Translation:I work for thirty-one hours.
which is depressing and borderline slavery. I would never want somebody who has been awake for that long to treat me, because as a med student and a soon to be doctor in EU I know all the things that can go wrong and it's like treating a patient while drunk. Literally, going without sleep for that long is like having a blood alcohol level above legal limit. Thank god I don't live in the US, could never be a doctor there, I love my sanity too much.
A fair few comments here questioning the legality of working 31 hours straight within the context of Japanese culture. The sentence doesn't necessarily imply that though, that's just inferral on the reader's part. As an artist I might say I worked for 31 hours on something. That's not to say these were consecutive hours, but I worked for 31 hours.
I'm hearing the を clear as day, and I can't 'unhear' it. It's happened once or twice before, but I could get past it. This one I can't!! It's making me crazy, lol! The only time in English I recall witnessing this phenomenon is with the word "koala" (hearing a nonexistent 'W' between the 'O' and the first 'A'). O_o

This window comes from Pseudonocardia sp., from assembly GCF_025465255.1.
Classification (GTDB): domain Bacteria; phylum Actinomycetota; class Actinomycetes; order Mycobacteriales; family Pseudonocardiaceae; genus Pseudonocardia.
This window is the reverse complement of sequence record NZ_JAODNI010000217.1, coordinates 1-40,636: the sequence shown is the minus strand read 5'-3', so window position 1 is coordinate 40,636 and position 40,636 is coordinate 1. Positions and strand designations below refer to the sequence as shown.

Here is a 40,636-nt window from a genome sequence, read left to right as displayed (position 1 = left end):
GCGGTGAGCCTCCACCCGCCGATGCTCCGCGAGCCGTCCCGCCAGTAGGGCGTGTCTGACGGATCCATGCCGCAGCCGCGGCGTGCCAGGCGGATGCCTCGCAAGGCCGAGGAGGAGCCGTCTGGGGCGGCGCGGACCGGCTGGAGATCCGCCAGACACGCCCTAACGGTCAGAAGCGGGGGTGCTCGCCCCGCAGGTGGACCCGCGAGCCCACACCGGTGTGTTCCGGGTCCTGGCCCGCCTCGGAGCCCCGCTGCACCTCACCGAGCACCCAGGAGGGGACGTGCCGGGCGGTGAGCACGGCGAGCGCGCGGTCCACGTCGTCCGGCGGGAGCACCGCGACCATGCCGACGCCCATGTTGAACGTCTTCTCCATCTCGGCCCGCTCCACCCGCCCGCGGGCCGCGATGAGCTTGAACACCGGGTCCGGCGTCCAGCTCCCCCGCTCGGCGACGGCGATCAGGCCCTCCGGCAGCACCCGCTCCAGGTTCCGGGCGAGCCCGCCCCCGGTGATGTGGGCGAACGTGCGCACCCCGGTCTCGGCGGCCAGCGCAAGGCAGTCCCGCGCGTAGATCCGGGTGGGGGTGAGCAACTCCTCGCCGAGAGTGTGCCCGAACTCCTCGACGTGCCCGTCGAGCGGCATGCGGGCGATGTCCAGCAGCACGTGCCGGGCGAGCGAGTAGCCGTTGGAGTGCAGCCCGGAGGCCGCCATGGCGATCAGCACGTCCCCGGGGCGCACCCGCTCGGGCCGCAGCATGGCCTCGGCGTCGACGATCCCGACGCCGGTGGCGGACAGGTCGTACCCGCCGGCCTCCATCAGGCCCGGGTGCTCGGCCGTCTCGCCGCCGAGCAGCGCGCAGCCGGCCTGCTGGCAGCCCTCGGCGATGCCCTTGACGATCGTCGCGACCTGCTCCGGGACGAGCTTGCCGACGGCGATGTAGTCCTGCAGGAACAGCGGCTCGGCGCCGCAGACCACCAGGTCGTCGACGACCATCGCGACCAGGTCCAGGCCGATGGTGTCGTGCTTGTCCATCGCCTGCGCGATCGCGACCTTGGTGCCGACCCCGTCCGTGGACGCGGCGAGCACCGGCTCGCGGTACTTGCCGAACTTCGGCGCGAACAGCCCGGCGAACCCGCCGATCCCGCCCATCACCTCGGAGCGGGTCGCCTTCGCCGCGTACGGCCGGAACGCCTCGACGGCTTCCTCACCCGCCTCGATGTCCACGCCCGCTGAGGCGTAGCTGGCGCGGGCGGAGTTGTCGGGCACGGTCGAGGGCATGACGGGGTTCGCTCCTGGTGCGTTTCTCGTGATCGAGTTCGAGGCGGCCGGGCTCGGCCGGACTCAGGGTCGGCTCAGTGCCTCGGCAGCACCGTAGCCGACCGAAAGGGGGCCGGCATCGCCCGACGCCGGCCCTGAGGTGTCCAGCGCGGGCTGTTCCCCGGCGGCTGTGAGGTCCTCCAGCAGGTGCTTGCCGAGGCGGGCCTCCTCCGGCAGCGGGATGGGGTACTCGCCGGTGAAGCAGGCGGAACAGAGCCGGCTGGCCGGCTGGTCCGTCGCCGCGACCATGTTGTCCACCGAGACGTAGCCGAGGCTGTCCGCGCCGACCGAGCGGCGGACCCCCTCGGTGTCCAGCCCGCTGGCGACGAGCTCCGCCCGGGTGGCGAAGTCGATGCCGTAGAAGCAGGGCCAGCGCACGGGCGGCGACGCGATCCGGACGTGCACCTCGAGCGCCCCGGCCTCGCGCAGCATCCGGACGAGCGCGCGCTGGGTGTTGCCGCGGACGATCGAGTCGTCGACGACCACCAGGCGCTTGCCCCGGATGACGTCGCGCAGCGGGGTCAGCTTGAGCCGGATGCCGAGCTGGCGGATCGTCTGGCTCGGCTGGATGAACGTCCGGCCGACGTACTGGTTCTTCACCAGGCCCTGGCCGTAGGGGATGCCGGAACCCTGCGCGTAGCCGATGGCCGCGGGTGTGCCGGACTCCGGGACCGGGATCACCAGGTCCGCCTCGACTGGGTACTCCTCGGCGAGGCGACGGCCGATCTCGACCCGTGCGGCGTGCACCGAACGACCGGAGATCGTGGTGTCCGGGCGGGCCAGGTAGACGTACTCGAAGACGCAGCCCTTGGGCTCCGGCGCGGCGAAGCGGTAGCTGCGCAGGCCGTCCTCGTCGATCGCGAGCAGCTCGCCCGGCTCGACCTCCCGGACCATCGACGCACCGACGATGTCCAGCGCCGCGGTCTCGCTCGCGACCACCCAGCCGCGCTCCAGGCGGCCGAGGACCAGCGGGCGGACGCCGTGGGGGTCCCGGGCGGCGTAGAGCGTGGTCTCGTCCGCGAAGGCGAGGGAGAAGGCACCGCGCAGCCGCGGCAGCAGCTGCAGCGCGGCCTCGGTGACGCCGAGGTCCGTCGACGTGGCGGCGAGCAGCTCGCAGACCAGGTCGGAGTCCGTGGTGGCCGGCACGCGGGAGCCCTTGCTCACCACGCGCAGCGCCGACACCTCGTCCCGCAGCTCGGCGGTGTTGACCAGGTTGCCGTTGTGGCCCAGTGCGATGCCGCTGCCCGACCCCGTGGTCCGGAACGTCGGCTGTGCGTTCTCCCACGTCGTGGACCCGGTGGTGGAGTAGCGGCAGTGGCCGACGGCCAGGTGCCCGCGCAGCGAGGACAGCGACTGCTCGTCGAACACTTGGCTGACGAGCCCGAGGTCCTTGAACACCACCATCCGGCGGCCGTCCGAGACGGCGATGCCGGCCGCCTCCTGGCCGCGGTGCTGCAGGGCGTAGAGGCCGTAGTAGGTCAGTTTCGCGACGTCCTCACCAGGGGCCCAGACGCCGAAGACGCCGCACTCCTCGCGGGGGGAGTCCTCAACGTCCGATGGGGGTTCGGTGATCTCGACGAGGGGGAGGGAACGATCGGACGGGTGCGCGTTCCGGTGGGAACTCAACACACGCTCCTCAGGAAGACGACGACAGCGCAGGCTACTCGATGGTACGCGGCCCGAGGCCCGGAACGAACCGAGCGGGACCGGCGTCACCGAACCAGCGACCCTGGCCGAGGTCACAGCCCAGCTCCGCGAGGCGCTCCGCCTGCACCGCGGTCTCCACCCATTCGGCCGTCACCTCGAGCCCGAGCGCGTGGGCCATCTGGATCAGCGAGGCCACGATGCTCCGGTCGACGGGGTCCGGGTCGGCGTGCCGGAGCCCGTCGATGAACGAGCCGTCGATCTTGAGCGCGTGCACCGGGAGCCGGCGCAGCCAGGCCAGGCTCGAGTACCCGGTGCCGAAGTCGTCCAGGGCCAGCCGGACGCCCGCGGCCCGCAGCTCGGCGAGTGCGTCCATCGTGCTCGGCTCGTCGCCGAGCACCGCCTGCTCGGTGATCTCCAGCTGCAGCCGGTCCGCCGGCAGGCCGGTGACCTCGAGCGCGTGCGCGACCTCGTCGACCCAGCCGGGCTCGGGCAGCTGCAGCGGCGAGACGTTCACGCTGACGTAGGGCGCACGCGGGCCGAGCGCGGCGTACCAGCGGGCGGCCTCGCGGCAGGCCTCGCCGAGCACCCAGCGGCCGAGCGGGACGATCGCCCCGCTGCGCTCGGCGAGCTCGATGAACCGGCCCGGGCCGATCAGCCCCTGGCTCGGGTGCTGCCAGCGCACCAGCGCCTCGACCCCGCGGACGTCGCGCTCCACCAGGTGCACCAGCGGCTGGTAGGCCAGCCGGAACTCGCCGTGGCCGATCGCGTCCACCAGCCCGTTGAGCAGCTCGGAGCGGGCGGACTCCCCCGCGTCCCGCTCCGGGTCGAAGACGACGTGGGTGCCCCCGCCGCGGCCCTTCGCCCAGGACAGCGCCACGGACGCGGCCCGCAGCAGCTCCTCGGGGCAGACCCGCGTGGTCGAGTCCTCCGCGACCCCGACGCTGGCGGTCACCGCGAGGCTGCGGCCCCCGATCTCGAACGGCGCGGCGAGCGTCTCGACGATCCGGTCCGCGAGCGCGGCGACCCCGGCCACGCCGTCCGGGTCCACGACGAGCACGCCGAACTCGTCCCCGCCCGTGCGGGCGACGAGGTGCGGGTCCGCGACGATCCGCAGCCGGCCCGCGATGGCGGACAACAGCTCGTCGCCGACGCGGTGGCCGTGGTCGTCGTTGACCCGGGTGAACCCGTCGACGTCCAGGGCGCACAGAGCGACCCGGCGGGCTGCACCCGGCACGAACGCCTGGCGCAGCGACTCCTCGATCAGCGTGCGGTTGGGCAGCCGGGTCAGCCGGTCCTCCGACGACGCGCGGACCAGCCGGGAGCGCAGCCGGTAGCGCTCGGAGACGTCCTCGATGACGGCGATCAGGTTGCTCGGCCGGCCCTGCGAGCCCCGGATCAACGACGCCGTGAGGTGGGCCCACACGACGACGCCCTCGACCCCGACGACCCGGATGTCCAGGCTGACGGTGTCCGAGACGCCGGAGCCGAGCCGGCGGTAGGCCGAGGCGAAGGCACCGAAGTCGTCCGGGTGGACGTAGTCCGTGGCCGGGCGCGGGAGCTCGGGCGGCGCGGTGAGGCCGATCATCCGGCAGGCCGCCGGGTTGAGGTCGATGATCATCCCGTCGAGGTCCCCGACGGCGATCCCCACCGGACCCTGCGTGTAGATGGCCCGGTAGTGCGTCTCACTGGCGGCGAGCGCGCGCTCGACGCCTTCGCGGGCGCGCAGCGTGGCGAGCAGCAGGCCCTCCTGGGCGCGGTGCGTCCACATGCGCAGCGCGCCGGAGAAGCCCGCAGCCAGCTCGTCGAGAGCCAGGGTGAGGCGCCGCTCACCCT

I was literally looking for someone to comment on the wo in there that isn't there. I listened to it like 10 times, over and over like ok i swear i hear をはたらきます.. like not subtle either, like jikan wo hatarakimasu.... Hmmmm
So glad thats not just me. Because I listen without reading if I can then read it if I get stuck, but I try and listen without looking and I swear it has wo in that audio.
Reading everyone talk about overwork culture in japan and thinking huh, so no one else noticed the weird audio huh?
Also that sentence doesn't imply that that is one shift. 'I work 40 hours' is how I would describe my schedule, and that is referring to my week, so idk why we want to assume that is consecutive. Thats how I would word that for my shift. Someone asks" So what does your schedule look like?". Or "so do you work full-time?" " Yea, I work 40 hours". Or "I work 31 hours." That seems normal to me, that's how I would interpret that.
So, from my understanding.
"三十一" is the number that represents the amount of hours here.
"時間" signifies that the number previously stated is meant to represent hours.
and then "はたらきます " is the thing being done.
So i can take this sentence, change the number to anything i want, and the verb. and the sentence will still be correct, am i right here?